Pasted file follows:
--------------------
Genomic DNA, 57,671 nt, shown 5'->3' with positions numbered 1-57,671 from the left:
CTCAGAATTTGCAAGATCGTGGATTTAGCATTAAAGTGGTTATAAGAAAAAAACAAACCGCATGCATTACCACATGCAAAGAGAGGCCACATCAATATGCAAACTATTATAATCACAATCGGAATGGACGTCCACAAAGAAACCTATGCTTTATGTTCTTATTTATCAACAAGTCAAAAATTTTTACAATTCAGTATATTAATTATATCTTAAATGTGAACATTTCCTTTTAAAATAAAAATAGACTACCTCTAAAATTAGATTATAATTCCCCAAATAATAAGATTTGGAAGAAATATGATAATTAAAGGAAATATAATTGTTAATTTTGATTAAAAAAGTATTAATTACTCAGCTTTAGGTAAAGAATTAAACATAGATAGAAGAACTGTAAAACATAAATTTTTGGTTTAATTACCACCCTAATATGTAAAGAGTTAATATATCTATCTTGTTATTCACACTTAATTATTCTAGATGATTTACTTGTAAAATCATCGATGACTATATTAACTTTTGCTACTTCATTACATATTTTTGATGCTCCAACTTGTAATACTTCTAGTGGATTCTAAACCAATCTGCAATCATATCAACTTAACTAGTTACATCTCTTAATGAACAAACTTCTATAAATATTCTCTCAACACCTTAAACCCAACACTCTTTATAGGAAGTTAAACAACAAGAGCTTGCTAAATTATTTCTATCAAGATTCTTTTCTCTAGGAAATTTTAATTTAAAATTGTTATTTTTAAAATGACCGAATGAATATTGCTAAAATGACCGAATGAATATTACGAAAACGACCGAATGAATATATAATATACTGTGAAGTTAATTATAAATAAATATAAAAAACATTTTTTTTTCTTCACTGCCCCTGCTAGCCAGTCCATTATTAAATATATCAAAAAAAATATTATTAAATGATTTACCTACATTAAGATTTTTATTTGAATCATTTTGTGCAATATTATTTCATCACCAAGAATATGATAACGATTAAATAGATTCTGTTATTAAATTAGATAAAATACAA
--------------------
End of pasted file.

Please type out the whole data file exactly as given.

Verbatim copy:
Genomic DNA, 57,671 nt, shown 5'->3' with positions numbered 1-57,671 from the left:
CTCAGAATTTGCAAGATCGTGGATTTAGCATTAAAGTGGTTATAAGAAAAAAACAAACCGCATGCATTACCACATGCAAAGAGAGGCCACATCAATATGCAAACTATTATAATCACAATCGGAATGGACGTCCACAAAGAAACCTATGCTTTATGTTCTTATTTATCAACAAGTCAAAAATTTTTACAATTCAGTATATTAATTATATCTTAAATGTGAACATTTCCTTTTAAAATAAAAATAGACTACCTCTAAAATTAGATTATAATTCCCCAAATAATAAGATTTGGAAGAAATATGATAATTAAAGGAAATATAATTGTTAATTTTGATTAAAAAAGTATTAATTACTCAGCTTTAGGTAAAGAATTAAACATAGATAGAAGAACTGTAAAACATAAATTTTTGGTTTAATTACCACCCTAATATGTAAAGAGTTAATATATCTATCTTGTTATTCACACTTAATTATTCTAGATGATTTACTTGTAAAATCATCGATGACTATATTAACTTTTGCTACTTCATTACATATTTTTGATGCTCCAACTTGTAATACTTCTAGTGGATTCTAAACCAATCTGCAATCATATCAACTTAACTAGTTACATCTCTTAATGAACAAACTTCTATAAATATTCTCTCAACACCTTAAACCCAACACTCTTTATAGGAAGTTAAACAACAAGAGCTTGCTAAATTATTTCTATCAAGATTCTTTTCTCTAGGAAATTTTAATTTAAAATTGTTATTTTTAAAATGACCGAATGAATATTGCTAAAATGACCGAATGAATATTACGAAAACGACCGAATGAATATATAATATACTGTGAAGTTAATTATAAATAAATATAAAAAACATTTTTTTTTCTTCACTGCCCCTGCTAGCCAGTCCATTATTAAATATATCAAAAAAAATATTATTAAATGATTTACCTACATTAAGATTTTTATTTGAATCATTTTGTGCAATATTATTTCATCACCAAGAATATGATAACGATTAAATAGATTCTGTTATTAAATTAGATAAAATACAA